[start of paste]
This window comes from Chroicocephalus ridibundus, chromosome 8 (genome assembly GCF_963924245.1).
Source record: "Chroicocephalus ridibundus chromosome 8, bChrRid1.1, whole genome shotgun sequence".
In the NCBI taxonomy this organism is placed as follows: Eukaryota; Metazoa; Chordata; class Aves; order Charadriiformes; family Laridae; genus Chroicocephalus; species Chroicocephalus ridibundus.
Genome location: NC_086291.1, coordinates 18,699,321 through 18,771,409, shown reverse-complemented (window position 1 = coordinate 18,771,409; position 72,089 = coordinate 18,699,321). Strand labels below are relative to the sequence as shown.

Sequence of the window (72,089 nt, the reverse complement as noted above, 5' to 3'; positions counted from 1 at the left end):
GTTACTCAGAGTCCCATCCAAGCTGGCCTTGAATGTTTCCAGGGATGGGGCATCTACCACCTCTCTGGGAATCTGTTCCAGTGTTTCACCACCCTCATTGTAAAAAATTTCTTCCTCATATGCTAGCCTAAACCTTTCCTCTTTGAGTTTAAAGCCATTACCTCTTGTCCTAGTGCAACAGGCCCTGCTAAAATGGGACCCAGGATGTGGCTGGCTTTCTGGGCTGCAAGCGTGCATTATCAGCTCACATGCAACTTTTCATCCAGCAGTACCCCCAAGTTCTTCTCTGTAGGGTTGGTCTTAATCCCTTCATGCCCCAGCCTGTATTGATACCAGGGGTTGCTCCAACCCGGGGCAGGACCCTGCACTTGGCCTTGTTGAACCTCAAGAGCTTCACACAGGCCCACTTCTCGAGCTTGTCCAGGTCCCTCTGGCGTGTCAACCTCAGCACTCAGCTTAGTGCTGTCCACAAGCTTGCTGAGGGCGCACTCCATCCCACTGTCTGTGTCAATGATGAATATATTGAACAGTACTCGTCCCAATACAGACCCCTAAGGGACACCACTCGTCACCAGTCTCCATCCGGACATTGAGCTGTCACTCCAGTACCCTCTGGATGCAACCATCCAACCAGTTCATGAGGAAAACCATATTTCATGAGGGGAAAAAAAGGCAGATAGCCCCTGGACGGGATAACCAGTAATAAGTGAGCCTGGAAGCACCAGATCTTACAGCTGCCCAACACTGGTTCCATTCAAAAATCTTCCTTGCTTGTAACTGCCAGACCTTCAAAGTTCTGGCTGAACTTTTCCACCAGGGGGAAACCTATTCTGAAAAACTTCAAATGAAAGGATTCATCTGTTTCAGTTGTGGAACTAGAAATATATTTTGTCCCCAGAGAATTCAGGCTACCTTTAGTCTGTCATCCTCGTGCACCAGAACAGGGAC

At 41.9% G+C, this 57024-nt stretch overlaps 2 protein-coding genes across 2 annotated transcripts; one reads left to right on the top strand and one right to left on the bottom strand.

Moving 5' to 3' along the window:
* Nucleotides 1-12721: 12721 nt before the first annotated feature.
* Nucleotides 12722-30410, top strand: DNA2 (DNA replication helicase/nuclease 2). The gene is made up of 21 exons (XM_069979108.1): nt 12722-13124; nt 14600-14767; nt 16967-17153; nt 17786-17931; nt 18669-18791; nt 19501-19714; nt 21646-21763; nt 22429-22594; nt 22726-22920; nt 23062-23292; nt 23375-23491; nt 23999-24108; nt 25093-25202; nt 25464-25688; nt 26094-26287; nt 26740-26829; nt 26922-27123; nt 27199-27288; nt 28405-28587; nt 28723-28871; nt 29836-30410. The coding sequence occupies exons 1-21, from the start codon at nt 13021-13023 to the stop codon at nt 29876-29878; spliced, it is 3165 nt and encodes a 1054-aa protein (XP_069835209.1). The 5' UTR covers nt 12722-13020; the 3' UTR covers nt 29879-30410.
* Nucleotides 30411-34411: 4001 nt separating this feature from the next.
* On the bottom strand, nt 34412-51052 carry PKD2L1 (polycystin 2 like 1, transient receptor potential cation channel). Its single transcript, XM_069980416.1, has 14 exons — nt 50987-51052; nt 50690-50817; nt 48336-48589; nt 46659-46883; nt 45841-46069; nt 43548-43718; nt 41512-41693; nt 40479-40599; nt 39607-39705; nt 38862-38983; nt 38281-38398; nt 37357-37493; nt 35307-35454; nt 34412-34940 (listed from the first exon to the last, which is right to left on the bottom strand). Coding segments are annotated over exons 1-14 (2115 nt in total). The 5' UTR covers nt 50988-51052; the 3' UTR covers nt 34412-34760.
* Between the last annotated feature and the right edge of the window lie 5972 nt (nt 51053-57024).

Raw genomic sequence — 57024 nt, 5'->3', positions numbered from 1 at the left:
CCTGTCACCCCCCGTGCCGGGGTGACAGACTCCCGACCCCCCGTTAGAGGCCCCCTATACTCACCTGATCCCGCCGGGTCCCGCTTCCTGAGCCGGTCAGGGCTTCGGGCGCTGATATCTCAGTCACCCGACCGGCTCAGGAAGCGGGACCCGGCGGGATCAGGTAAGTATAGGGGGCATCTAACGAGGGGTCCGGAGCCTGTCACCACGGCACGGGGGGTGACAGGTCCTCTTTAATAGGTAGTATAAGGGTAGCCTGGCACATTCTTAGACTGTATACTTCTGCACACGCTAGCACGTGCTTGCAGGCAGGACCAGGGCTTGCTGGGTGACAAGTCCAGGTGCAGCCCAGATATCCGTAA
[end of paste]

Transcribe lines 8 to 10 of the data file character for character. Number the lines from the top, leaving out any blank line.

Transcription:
Moving 5' to 3' along the window:
* Nucleotides 1-12721: 12721 nt before the first annotated feature.
* Nucleotides 12722-30410, top strand: DNA2 (DNA replication helicase/nuclease 2). The gene is made up of 21 exons (XM_069979108.1): nt 12722-13124; nt 14600-14767; nt 16967-17153; nt 17786-17931; nt 18669-18791; nt 19501-19714; nt 21646-21763; nt 22429-22594; nt 22726-22920; nt 23062-23292; nt 23375-23491; nt 23999-24108; nt 25093-25202; nt 25464-25688; nt 26094-26287; nt 26740-26829; nt 26922-27123; nt 27199-27288; nt 28405-28587; nt 28723-28871; nt 29836-30410. The coding sequence occupies exons 1-21, from the start codon at nt 13021-13023 to the stop codon at nt 29876-29878; spliced, it is 3165 nt and encodes a 1054-aa protein (XP_069835209.1). The 5' UTR covers nt 12722-13020; the 3' UTR covers nt 29879-30410.